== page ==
By the year 2012, nearly 20% of the total U.S. workforce will be aged 55 years or older. And yet despite the obvious importance of retirement to our society, the last comprehensive review of employee retirement in the field of management and organizational science was published more than 20 years ago. This recent article published in the Journal of Management provides a summary of key theoretical and empirical developments in employee retirement research since the 1980’s.
Despite the obvious importance of retirement to employees, their employing organizations, and the larger society, the last comprehensive review of employee retirement in the field of organizational science was published more than 20 years ago. As such, the first purpose of this review is to provide a summary of key theoretical and empirical developments in employee retirement research since Beehr in 1986. A second purpose of this review is to highlight inconsistent findings revealed by studies that were designed to answer the same research questions. By identifying and scrutinizing those inconsistent findings, this study expects to provide suggestions and recommendations to further the theoretical development in the field of retirement research to address these research gaps. As a result, this proposed review would be of interest to scholars in a wide variety of areas within the organizational sciences, including human resource management, organizational behavior, organizational theory, and research methods.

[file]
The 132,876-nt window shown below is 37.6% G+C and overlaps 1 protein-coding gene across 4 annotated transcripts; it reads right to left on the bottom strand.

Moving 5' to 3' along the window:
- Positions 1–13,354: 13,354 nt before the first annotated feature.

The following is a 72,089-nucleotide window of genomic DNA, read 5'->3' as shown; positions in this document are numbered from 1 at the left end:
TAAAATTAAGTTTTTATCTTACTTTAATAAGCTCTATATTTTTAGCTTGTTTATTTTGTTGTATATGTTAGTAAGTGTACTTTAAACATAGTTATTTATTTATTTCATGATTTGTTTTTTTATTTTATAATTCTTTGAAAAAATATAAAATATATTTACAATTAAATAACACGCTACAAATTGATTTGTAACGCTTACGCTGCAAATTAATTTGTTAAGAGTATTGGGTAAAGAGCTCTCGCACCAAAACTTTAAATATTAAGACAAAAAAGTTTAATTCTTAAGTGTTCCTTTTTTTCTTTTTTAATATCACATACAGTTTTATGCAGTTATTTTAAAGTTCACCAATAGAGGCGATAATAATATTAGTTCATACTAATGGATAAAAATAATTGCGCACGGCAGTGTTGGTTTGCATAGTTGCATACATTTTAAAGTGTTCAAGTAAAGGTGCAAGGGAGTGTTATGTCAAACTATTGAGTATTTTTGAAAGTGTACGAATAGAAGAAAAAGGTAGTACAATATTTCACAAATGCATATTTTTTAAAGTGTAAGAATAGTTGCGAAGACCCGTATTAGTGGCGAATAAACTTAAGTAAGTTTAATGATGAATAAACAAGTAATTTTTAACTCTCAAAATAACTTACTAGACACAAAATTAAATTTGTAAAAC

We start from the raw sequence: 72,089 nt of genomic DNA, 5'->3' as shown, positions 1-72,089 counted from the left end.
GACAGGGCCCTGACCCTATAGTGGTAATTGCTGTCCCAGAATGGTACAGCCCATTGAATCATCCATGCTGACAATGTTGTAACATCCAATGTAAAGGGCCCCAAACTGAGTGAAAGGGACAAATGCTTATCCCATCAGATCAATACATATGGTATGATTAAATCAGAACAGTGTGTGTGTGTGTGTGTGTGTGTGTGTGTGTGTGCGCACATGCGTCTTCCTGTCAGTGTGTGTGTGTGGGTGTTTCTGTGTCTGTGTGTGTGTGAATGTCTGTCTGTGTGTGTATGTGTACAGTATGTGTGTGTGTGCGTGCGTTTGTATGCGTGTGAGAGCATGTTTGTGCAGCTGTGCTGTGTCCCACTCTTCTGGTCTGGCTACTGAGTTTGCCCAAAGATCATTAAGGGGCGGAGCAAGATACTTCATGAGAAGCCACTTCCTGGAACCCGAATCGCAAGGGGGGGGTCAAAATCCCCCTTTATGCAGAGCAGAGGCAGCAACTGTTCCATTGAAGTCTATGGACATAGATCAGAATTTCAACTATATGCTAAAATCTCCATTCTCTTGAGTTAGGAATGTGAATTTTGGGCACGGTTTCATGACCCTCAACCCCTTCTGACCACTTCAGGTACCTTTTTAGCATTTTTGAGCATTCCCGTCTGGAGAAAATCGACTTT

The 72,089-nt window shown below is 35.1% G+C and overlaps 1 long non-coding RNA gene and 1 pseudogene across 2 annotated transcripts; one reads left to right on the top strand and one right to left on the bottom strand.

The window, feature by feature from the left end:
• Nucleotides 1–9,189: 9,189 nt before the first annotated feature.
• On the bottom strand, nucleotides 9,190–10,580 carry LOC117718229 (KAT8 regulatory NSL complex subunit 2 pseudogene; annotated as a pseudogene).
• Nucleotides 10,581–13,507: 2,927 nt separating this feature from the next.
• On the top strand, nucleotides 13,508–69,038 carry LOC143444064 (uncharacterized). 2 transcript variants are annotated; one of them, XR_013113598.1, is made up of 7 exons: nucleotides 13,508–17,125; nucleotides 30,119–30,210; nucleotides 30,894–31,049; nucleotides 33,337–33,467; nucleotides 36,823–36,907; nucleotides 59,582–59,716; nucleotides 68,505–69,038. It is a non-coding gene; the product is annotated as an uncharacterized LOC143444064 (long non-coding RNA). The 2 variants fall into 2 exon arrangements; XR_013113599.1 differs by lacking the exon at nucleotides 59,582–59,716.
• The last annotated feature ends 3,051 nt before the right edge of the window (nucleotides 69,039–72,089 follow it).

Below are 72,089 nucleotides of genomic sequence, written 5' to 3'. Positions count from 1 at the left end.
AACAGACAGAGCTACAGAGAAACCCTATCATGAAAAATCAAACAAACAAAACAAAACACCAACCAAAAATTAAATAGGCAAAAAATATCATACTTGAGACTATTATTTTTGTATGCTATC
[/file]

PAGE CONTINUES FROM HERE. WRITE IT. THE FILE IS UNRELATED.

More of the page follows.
Title: Employee Retirement: A Review and Recommendations for Future Investigation
Author: Mo Wang and Kenneth S. Shultz
From: Journal of Management 2010; 36; 172